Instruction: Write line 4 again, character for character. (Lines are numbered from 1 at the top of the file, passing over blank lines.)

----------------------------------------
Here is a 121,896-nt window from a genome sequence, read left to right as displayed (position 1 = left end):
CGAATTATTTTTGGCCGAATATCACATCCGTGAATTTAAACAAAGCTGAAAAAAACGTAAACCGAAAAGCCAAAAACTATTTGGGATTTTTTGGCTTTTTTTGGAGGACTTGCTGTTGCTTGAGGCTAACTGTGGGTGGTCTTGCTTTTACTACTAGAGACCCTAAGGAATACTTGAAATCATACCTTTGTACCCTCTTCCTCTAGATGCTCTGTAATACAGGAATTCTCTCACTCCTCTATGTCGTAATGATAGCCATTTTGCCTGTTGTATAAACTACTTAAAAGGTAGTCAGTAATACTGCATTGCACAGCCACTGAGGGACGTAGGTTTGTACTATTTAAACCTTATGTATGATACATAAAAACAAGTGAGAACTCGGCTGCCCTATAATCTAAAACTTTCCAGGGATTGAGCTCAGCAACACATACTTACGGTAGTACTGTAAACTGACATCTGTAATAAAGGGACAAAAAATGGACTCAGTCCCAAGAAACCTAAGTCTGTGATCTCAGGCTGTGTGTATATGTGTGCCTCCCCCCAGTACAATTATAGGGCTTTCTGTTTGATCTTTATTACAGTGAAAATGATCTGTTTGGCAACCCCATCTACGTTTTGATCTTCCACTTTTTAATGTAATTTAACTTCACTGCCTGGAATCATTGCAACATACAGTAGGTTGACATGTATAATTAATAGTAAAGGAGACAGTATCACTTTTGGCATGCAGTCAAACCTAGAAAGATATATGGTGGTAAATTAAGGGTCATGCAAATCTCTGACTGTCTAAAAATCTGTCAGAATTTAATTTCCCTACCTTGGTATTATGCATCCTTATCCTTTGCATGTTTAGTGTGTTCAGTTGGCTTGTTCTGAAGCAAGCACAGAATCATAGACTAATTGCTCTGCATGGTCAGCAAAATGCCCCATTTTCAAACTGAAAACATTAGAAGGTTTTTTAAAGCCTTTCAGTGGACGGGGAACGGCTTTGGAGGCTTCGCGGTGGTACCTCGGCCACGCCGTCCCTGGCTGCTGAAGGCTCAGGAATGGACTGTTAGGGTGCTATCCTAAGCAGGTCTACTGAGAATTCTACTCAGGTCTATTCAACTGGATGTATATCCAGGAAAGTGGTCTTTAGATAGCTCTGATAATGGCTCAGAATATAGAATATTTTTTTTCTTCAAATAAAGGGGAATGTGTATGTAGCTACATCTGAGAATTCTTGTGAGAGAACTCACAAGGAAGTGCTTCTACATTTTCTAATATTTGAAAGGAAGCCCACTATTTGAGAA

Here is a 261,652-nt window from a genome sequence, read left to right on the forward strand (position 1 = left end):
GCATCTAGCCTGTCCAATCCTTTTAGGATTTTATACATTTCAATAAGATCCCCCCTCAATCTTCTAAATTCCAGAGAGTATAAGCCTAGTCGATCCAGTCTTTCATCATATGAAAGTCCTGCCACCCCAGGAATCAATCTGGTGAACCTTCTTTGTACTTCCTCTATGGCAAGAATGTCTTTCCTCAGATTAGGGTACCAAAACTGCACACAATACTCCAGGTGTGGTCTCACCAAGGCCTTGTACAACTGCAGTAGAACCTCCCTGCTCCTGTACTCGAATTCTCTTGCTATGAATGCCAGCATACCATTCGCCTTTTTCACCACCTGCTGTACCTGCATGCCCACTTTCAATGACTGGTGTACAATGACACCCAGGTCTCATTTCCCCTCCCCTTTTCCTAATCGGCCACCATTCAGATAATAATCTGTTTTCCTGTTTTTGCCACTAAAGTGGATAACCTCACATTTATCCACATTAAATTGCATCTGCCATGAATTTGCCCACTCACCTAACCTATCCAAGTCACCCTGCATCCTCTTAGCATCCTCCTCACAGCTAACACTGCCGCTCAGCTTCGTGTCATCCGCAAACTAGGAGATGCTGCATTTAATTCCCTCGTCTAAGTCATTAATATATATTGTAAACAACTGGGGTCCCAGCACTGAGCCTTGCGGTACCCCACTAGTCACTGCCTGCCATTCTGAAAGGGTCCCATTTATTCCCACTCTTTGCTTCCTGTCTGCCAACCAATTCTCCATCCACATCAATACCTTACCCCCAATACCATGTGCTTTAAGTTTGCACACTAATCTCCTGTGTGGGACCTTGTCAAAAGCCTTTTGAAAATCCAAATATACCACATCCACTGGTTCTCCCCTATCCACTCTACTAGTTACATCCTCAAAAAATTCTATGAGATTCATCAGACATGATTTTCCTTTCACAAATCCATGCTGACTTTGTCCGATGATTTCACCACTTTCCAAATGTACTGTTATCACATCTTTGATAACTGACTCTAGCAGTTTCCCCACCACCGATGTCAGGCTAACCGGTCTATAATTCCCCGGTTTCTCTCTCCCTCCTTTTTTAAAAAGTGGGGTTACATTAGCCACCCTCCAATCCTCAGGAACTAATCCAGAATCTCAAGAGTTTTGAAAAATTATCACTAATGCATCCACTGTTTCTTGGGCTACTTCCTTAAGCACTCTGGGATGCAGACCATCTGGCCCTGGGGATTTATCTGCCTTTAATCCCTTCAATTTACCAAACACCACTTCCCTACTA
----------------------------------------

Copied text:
GCATCTAGCCTGTCCAATCCTTTTAGGATTTTATACATTTCAATAAGATCCCCCCTCAATCTTCTAAATTCCAGAGAGTATAAGCCTAGTCGATCCAGTCTTTCATCATATGAAAGTCCTGCCACCCCAGGAATCAATCTGGTGAACCTTCTTTGTACTTCCTCTATGGCAAGAATGTCTTTCCTCAGATTAGGGTACCAAAACTGCACACAATACTCCAGGTGTGGTCTCACCAAGGCCTTGTACAACTGCAGTAGAACCTCCCTGCTCCTGTACTCGAATTCTCTTGCTATGAATGCCAGCATACCATTCGCCTTTTTCACCACCTGCTGTACCTGCATGCCCACTTTCAATGACTGGTGTACAATGACACCCAGGTCTCATTTCCCCTCCCCTTTTCCTAATCGGCCACCATTCAGATAATAATCTGTTTTCCTGTTTTTGCCACTAAAGTGGATAACCTCACATTTATCCACATTAAATTGCATCTGCCATGAATTTGCCCACTCACCTAACCTATCCAAGTCACCCTGCATCCTCTTAGCATCCTCCTCACAGCTAACACTGCCGCTCAGCTTCGTGTCATCCGCAAACTAGGAGATGCTGCATTTAATTCCCTCGTCTAAGTCATTAATATATATTGTAAACAACTGGGGTCCCAGCACTGAGCCTTGCGGTACCCCACTAGTCACTGCCTGCCATTCTGAAAGGGTCCCATTTATTCCCACTCTTTGCTTCCTGTCTGCCAACCAATTCTCCATCCACATCAATACCTTACCCCCAATACCATGTGCTTTAAGTTTGCACACTAATCTCCTGTGTGGGACCTTGTCAAAAGCCTTTTGAAAATCCAAATATACCACATCCACTGGTTCTCCCCTATCCACTCTACTAGTTACATCCTCAAAAAATTCTATGAGATTCATCAGACATGATTTTCCTTTCACAAATCCATGCTGACTTTGTCCGATGATTTCACCACTTTCCAAATGTACTGTTATCACATCTTTGATAACTGACTCTAGCAGTTTCCCCACCACCGATGTCAGGCTAACCGGTCTATAATTCCCCGGTTTCTCTCTCCCTCCTTTTTTAAAAAGTGGGGTTACATTAGCCACCCTCCAATCCTCAGGAACTAATCCAGAATCTCAAGAGTTTTGAAAAATTATCACTAATGCATCCACTGTTTCTTGGGCTACTTCCTTAAGCACTCTGGGATGCAGACCATCTGGCCCTGGGGATTTATCTGCCTTTAATCCCTTCAATTTACCAAACACCACTTCCCTACTA